Monday 28 June 2021

Natural Ignorance

 There's a passage in a book I'm currently reading (for review) where the author, a professor of biology at an English university, tells how, when he gets a new batch of first-year undergrads embarking on his ecology course, he takes them out for a walk on the campus, pointing out common trees and birds and finding out how many they can name. The results are depressing: these 18-year-olds, who have been through 13 years and more of school and have elected to study ecology, know almost nothing about the natural world around them. Around half of them can identify the likes of robins and blackbirds (though they might also apply the latter name to jackdaws and starlings). A very few can identify wrens and blue tits – and, when it comes to trees, almost none of these budding ecologists can identify such common species as sycamore and ash. What on earth is happening? Presumably these youngsters are being taught nothing of such matters in school, and have developed no independent interest in nature. When did 'nature study' cease to be a part of every child's education? And why? There are surely few more rewarding fields of study. It seems the more wildlife documentaries there are on television, the less anyone knows about the nature that is actually out there in the real world around them.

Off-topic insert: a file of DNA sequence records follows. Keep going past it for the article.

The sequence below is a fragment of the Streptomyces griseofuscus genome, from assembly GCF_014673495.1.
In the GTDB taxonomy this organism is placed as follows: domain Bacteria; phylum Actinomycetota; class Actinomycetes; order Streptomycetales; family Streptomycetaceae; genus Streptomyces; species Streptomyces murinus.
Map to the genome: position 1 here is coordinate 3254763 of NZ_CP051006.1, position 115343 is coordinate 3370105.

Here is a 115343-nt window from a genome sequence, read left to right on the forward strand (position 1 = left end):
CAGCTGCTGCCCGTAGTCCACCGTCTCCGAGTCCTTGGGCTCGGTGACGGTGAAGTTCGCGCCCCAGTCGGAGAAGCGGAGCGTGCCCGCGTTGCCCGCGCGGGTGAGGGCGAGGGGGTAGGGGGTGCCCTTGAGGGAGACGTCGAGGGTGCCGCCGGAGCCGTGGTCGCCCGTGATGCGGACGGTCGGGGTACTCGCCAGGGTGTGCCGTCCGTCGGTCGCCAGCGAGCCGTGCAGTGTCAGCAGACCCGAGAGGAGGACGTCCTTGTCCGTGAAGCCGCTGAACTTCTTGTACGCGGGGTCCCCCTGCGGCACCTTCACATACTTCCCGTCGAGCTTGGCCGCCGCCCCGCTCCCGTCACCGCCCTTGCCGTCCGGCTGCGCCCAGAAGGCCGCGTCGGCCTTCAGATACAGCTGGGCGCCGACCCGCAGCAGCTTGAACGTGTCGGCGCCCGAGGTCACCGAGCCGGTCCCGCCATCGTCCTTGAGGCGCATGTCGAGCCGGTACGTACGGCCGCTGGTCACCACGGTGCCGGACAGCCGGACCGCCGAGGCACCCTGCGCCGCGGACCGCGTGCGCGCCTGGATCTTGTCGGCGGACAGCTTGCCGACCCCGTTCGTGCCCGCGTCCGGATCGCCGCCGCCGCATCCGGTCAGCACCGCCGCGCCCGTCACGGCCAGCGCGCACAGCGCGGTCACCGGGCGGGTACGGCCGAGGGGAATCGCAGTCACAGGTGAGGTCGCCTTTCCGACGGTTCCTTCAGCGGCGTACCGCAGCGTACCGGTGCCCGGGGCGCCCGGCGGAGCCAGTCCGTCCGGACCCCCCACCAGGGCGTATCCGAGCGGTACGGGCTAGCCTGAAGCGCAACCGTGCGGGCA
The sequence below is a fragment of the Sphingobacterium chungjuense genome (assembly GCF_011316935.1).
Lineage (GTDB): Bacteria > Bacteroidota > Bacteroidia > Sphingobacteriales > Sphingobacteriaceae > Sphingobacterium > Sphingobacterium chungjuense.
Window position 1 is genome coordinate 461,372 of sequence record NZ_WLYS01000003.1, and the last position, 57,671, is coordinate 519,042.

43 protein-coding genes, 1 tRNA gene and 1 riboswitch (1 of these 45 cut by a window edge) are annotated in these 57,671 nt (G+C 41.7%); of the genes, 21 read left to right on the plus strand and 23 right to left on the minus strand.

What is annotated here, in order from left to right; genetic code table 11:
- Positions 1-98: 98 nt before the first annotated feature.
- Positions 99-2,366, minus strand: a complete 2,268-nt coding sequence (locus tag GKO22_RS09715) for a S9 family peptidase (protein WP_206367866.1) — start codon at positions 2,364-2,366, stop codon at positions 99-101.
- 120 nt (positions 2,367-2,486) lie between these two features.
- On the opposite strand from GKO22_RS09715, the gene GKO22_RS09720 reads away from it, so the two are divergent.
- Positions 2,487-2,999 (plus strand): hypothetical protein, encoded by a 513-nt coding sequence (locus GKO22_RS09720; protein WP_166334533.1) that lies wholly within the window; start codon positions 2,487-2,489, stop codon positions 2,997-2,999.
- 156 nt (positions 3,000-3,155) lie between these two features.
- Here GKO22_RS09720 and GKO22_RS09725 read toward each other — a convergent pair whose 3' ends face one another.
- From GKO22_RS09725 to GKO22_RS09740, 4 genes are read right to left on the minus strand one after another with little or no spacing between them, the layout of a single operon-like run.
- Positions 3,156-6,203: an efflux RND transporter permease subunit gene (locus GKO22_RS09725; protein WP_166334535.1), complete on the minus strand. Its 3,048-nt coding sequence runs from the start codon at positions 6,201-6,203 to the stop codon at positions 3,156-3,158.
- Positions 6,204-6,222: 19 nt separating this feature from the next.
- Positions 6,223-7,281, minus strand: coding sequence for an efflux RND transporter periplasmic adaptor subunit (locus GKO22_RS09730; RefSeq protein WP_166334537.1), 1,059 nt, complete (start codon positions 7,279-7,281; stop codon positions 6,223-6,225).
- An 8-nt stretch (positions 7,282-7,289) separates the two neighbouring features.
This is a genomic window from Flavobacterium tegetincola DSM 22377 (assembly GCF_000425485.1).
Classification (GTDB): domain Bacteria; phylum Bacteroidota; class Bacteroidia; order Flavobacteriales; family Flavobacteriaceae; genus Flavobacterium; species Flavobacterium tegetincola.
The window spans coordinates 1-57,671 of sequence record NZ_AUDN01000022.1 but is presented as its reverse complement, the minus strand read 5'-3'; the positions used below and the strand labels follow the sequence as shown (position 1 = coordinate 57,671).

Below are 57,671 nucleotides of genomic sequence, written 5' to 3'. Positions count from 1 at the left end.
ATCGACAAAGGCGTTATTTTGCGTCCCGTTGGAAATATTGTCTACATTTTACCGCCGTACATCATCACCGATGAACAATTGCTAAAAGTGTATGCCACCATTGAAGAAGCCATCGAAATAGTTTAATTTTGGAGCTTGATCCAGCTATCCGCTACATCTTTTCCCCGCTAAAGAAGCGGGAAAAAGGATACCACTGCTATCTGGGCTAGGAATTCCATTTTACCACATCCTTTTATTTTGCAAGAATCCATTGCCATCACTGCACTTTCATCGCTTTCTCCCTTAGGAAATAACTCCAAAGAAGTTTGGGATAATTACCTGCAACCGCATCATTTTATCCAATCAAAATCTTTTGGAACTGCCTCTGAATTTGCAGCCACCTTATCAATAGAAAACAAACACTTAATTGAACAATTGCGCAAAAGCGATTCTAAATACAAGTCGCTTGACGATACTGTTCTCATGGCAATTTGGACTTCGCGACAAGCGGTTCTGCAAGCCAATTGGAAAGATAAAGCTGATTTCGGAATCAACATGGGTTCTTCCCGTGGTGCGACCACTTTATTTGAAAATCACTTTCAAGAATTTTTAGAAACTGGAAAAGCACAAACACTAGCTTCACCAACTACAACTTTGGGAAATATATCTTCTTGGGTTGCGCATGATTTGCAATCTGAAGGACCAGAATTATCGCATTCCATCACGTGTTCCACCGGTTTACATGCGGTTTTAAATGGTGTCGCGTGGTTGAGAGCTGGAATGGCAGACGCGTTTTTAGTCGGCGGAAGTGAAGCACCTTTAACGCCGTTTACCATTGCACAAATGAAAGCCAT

1. I fear that it probably has more to do with the ambitions of our education system.
    No longer are we educating the young to learn how to educate themselves, they are now mere receptacles for narrow, syllabus only, information to be regurgitated at the exam.